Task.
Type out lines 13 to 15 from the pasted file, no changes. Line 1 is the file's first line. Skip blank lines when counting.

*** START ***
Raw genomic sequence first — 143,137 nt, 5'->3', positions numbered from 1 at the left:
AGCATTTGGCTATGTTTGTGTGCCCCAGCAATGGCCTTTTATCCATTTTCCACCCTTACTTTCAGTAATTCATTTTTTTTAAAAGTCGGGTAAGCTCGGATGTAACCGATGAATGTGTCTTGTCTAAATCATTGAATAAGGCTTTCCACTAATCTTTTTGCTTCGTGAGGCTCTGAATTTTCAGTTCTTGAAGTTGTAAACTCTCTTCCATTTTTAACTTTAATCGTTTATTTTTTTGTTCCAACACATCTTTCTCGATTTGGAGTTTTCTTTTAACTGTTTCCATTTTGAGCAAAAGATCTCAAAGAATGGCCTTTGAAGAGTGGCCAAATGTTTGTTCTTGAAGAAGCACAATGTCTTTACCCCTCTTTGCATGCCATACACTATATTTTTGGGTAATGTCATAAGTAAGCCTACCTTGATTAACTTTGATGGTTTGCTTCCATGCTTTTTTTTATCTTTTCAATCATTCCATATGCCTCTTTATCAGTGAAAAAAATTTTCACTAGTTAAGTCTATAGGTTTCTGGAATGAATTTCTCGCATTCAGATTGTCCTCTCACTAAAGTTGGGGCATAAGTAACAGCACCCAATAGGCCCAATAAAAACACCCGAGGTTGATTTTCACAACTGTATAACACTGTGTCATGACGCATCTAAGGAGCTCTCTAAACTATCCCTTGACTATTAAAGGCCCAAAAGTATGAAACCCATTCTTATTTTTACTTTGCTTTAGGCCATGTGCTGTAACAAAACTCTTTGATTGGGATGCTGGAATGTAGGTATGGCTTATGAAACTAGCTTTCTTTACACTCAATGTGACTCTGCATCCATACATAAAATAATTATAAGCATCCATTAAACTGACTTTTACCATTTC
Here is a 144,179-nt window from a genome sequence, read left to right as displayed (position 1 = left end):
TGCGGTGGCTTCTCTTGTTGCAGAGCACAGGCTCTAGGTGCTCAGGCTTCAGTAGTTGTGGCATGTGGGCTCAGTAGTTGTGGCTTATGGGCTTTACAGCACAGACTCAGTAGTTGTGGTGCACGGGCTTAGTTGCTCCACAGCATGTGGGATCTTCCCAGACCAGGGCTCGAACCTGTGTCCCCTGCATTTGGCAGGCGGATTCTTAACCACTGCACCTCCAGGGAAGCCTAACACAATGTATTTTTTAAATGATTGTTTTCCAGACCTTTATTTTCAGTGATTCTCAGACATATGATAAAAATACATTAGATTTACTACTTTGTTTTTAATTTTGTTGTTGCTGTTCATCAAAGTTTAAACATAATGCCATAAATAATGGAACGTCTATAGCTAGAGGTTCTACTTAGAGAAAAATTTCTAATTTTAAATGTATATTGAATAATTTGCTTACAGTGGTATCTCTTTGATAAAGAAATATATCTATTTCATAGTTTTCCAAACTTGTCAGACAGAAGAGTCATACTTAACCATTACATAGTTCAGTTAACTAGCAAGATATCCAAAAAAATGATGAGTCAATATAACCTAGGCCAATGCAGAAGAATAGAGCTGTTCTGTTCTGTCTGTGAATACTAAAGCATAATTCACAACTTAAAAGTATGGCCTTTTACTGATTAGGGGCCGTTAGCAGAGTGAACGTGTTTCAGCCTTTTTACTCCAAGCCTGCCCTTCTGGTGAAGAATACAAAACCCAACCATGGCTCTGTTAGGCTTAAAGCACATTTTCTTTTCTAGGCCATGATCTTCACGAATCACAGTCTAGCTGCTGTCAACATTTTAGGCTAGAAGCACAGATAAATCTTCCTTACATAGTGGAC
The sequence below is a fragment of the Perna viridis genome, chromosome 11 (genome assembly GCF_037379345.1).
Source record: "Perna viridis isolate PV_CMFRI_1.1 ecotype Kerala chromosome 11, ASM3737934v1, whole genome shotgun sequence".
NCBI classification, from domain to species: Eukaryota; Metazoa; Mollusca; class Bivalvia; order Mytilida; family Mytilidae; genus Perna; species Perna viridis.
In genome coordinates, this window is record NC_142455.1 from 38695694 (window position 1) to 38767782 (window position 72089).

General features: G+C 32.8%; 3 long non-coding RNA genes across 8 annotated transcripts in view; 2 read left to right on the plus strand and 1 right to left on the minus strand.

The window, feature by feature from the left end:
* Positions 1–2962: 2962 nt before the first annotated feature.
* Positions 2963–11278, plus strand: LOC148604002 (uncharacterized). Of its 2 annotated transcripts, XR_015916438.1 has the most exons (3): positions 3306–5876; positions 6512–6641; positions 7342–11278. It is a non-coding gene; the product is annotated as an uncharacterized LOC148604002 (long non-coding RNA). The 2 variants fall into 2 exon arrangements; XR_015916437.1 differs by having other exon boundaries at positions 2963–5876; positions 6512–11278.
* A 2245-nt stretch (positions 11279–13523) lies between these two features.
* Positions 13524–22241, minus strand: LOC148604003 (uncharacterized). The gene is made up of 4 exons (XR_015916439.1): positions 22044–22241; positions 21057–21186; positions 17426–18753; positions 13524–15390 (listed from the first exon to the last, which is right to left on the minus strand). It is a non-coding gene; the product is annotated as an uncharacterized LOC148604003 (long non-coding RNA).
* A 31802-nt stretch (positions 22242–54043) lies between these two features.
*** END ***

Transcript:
* A 2245-nt stretch (positions 11279–13523) lies between these two features.
* Positions 13524–22241, minus strand: LOC148604003 (uncharacterized). The gene is made up of 4 exons (XR_015916439.1): positions 22044–22241; positions 21057–21186; positions 17426–18753; positions 13524–15390 (listed from the first exon to the last, which is right to left on the minus strand). It is a non-coding gene; the product is annotated as an uncharacterized LOC148604003 (long non-coding RNA).
* A 31802-nt stretch (positions 22242–54043) lies between these two features.